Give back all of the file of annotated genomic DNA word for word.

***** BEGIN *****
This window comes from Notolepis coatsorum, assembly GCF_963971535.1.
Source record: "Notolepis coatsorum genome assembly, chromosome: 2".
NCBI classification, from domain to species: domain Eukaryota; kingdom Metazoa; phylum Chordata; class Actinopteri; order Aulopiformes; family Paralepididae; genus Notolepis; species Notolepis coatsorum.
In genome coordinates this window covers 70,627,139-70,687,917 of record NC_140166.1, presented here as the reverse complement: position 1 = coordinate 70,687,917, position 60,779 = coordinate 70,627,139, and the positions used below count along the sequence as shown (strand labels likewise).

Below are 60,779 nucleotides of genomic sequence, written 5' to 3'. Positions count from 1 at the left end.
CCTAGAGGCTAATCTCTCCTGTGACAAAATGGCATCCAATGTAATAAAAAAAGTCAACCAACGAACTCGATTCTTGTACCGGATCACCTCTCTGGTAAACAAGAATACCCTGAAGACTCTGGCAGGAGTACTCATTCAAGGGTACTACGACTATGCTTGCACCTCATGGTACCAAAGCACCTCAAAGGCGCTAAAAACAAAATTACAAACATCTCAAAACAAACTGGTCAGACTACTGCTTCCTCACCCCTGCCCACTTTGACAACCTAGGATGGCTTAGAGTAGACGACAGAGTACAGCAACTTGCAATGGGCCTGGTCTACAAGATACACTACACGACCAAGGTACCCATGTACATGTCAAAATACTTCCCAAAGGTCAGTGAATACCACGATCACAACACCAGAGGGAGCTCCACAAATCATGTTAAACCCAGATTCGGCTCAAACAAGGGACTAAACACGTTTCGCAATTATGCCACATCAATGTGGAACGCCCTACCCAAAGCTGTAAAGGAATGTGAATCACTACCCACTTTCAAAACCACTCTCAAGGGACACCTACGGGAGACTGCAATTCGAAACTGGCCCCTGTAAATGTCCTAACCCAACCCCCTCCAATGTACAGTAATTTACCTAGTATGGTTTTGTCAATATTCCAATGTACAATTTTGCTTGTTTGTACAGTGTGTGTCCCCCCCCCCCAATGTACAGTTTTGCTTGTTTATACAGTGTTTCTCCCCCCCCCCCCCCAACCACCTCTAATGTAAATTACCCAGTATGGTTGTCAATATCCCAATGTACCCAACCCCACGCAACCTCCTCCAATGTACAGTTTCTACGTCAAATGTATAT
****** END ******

This window comes from Notolepis coatsorum, assembly GCF_963971535.1.
Source record: "Notolepis coatsorum genome assembly, chromosome: 2".
NCBI classification, from domain to species: domain Eukaryota; kingdom Metazoa; phylum Chordata; class Actinopteri; order Aulopiformes; family Paralepididae; genus Notolepis; species Notolepis coatsorum.
In genome coordinates this window covers 70,627,139-70,687,917 of record NC_140166.1, presented here as the reverse complement: position 1 = coordinate 70,687,917, position 60,779 = coordinate 70,627,139, and the positions used below count along the sequence as shown (strand labels likewise).

Below are 60,779 nucleotides of genomic sequence, written 5' to 3'. Positions count from 1 at the left end.
CCTAGAGGCTAATCTCTCCTGTGACAAAATGGCATCCAATGTAATAAAAAAAGTCAACCAACGAACTCGATTCTTGTACCGGATCACCTCTCTGGTAAACAAGAATACCCTGAAGACTCTGGCAGGAGTACTCATTCAAGGGTACTACGACTATGCTTGCACCTCATGGTACCAAAGCACCTCAAAGGCGCTAAAAACAAAATTACAAACATCTCAAAACAAACTGGTCAGACTACTGCTTCCTCACCCCTGCCCACTTTGACAACCTAGGATGGCTTAGAGTAGACGACAGAGTACAGCAACTTGCAATGGGCCTGGTCTACAAGATACACTACACGACCAAGGTACCCATGTACATGTCAAAATACTTCCCAAAGGTCAGTGAATACCACGATCACAACACCAGAGGGAGCTCCACAAATCATGTTAAACCCAGATTCGGCTCAAACAAGGGACTAAACACGTTTCGCAATTATGCCACATCAATGTGGAACGCCCTACCCAAAGCTGTAAAGGAATGTGAATCACTACCCACTTTCAAAACCACTCTCAAGGGACACCTACGGGAGACTGCAATTCGAAACTGGCCCCTGTAAATGTCCTAACCCAACCCCCTCCAATGTACAGTAATTTACCTAGTATGGTTTTGTCAATATTCCAATGTACAATTTTGCTTGTTTGTACAGTGTGTGTCCCCCCCCCCCAATGTACAGTTTTGCTTGTTTATACAGTGTTTCTCCCCCCCCCCCCCCAACCACCTCTAATGTAAATTACCCAGTATGGTTGTCAATATCCCAATGTACCCAACCCCACGCAACCTCCTCCAATGTACAGTTTCTACGTCAAATGTATAT